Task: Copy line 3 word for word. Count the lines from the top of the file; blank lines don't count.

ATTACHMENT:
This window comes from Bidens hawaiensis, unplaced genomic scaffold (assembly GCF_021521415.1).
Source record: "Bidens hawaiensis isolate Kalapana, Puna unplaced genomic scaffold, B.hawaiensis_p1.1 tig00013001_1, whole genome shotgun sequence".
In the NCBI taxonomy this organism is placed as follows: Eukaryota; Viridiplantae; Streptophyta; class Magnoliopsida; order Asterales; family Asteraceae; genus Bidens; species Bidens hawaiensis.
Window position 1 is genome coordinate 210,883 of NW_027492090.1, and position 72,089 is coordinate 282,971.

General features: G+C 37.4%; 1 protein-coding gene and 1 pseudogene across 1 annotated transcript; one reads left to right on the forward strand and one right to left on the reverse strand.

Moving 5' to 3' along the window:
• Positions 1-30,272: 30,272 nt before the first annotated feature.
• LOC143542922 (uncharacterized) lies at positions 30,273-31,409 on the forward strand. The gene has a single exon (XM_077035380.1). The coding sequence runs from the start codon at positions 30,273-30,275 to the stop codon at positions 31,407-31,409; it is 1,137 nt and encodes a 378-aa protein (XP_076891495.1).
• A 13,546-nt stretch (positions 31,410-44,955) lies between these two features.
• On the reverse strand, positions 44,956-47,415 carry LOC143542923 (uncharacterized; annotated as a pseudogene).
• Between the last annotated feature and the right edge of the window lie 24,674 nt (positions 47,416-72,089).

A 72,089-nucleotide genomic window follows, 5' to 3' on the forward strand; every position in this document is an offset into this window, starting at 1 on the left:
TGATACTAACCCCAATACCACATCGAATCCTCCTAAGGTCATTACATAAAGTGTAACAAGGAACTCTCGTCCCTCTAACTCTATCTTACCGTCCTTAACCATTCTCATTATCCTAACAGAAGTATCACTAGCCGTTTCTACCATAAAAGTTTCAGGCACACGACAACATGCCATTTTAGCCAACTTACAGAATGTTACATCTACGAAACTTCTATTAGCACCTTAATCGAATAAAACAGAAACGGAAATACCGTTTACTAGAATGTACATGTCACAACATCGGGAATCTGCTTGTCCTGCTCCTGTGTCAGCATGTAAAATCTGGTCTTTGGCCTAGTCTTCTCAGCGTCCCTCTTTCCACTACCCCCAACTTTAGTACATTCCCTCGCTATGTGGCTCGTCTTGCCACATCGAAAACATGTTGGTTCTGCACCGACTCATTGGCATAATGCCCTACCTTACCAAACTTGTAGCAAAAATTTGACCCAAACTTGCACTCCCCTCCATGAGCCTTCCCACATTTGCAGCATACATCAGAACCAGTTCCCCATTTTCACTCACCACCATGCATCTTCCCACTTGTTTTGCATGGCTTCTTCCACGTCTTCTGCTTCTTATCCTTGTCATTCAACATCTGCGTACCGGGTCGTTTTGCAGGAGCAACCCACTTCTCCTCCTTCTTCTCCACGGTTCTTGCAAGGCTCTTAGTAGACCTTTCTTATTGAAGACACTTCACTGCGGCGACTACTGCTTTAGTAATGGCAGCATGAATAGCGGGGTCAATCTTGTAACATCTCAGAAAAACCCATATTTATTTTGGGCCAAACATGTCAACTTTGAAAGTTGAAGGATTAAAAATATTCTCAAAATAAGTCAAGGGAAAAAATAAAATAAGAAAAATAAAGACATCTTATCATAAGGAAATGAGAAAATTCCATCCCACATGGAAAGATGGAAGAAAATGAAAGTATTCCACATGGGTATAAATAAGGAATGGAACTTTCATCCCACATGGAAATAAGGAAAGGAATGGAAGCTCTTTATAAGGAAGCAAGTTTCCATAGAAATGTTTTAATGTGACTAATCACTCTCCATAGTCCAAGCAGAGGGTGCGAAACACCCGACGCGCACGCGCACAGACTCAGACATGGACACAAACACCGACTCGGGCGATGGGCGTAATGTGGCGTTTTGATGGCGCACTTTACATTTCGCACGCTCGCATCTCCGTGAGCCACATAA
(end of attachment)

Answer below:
In the NCBI taxonomy this organism is placed as follows: Eukaryota; Viridiplantae; Streptophyta; class Magnoliopsida; order Asterales; family Asteraceae; genus Bidens; species Bidens hawaiensis.